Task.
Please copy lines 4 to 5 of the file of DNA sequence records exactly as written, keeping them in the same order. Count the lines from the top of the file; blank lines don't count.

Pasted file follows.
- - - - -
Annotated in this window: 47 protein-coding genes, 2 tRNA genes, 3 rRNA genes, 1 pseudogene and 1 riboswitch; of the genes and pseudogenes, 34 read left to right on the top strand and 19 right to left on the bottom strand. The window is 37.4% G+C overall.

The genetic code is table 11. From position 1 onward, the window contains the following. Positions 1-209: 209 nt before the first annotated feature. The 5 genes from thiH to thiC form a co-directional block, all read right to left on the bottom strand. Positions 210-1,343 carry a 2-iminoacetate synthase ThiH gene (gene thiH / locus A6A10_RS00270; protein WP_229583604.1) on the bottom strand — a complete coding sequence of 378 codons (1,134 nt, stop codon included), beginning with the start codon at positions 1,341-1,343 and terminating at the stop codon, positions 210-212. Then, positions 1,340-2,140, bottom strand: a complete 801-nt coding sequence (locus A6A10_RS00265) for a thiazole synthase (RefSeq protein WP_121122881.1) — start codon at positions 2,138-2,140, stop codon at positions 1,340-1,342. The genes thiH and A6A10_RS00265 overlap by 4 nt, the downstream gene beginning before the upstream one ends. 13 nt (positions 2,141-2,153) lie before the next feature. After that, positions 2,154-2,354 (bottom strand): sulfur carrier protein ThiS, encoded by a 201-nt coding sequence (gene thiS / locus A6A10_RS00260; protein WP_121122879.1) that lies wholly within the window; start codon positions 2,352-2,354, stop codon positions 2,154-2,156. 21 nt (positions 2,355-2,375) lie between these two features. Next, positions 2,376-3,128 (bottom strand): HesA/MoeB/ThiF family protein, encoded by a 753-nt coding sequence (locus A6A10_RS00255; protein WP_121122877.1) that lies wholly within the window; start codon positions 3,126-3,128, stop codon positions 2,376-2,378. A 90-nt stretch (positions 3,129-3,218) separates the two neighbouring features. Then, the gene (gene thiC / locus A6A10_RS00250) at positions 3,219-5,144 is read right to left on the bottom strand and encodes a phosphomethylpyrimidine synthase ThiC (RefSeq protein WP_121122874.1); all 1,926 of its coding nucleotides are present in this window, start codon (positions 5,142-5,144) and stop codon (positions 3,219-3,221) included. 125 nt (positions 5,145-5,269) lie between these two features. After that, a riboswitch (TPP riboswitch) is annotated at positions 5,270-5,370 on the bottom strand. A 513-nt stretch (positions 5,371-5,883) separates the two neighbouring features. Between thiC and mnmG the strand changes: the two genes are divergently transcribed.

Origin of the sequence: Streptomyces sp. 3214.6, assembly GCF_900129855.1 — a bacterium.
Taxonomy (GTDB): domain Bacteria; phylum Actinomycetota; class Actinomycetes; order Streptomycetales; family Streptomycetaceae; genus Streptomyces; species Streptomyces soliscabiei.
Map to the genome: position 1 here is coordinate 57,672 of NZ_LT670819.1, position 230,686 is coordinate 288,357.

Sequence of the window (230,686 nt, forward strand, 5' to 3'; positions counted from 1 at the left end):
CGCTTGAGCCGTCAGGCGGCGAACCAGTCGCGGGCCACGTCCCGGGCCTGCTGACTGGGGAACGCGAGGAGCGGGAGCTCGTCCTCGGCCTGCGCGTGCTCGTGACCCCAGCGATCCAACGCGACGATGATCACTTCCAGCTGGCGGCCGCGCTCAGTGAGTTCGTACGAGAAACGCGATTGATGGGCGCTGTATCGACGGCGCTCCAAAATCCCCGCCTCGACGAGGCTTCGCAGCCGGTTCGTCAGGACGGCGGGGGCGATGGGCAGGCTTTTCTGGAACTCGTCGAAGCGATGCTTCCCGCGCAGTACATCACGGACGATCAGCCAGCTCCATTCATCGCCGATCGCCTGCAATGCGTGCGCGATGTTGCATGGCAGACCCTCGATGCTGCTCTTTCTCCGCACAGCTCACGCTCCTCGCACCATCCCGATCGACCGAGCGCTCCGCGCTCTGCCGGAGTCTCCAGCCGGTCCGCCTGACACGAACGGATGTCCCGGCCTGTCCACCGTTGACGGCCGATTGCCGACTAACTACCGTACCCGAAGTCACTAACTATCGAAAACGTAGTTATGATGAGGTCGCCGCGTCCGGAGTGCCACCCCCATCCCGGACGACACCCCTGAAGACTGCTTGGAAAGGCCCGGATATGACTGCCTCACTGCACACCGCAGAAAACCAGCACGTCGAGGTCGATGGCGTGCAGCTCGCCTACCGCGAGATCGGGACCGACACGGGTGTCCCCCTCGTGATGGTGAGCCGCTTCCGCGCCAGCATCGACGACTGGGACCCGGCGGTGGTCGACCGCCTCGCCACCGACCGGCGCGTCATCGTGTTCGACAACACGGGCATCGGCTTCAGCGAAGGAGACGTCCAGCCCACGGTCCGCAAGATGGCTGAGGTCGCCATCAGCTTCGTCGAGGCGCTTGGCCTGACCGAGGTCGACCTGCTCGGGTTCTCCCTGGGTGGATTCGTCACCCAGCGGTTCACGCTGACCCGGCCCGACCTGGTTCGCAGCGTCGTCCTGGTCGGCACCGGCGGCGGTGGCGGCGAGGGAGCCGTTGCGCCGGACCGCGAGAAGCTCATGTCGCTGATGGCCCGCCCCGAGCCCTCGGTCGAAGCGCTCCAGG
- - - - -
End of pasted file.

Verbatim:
Taxonomy (GTDB): domain Bacteria; phylum Actinomycetota; class Actinomycetes; order Streptomycetales; family Streptomycetaceae; genus Streptomyces; species Streptomyces soliscabiei.
Map to the genome: position 1 here is coordinate 57,672 of NZ_LT670819.1, position 230,686 is coordinate 288,357.